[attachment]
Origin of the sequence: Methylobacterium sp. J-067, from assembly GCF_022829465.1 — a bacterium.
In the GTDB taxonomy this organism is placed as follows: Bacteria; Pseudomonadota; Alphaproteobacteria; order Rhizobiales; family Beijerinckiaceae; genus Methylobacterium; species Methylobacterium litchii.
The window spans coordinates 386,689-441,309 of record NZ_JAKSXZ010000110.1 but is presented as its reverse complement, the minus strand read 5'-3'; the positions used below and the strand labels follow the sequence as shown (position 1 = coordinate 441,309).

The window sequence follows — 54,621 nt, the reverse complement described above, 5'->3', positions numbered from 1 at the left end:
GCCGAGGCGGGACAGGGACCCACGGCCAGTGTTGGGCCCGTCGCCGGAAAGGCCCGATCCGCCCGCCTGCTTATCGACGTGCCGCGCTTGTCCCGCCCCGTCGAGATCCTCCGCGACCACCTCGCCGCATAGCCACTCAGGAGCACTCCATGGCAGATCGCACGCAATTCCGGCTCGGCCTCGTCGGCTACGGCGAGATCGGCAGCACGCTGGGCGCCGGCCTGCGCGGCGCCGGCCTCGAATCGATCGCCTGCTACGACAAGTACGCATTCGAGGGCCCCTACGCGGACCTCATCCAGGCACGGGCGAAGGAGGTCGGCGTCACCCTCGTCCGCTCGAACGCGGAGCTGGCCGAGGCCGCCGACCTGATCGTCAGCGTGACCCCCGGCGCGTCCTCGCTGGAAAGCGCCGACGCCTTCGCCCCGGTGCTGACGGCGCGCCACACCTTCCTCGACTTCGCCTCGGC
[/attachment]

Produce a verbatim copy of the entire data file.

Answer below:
Origin of the sequence: Methylobacterium sp. J-067, from assembly GCF_022829465.1 — a bacterium.
In the GTDB taxonomy this organism is placed as follows: Bacteria; Pseudomonadota; Alphaproteobacteria; order Rhizobiales; family Beijerinckiaceae; genus Methylobacterium; species Methylobacterium litchii.
The window spans coordinates 386,689-441,309 of record NZ_JAKSXZ010000110.1 but is presented as its reverse complement, the minus strand read 5'-3'; the positions used below and the strand labels follow the sequence as shown (position 1 = coordinate 441,309).

The window sequence follows — 54,621 nt, the reverse complement described above, 5'->3', positions numbered from 1 at the left end:
GCCGAGGCGGGACAGGGACCCACGGCCAGTGTTGGGCCCGTCGCCGGAAAGGCCCGATCCGCCCGCCTGCTTATCGACGTGCCGCGCTTGTCCCGCCCCGTCGAGATCCTCCGCGACCACCTCGCCGCATAGCCACTCAGGAGCACTCCATGGCAGATCGCACGCAATTCCGGCTCGGCCTCGTCGGCTACGGCGAGATCGGCAGCACGCTGGGCGCCGGCCTGCGCGGCGCCGGCCTCGAATCGATCGCCTGCTACGACAAGTACGCATTCGAGGGCCCCTACGCGGACCTCATCCAGGCACGGGCGAAGGAGGTCGGCGTCACCCTCGTCCGCTCGAACGCGGAGCTGGCCGAGGCCGCCGACCTGATCGTCAGCGTGACCCCCGGCGCGTCCTCGCTGGAAAGCGCCGACGCCTTCGCCCCGGTGCTGACGGCGCGCCACACCTTCCTCGACTTCGCCTCGGC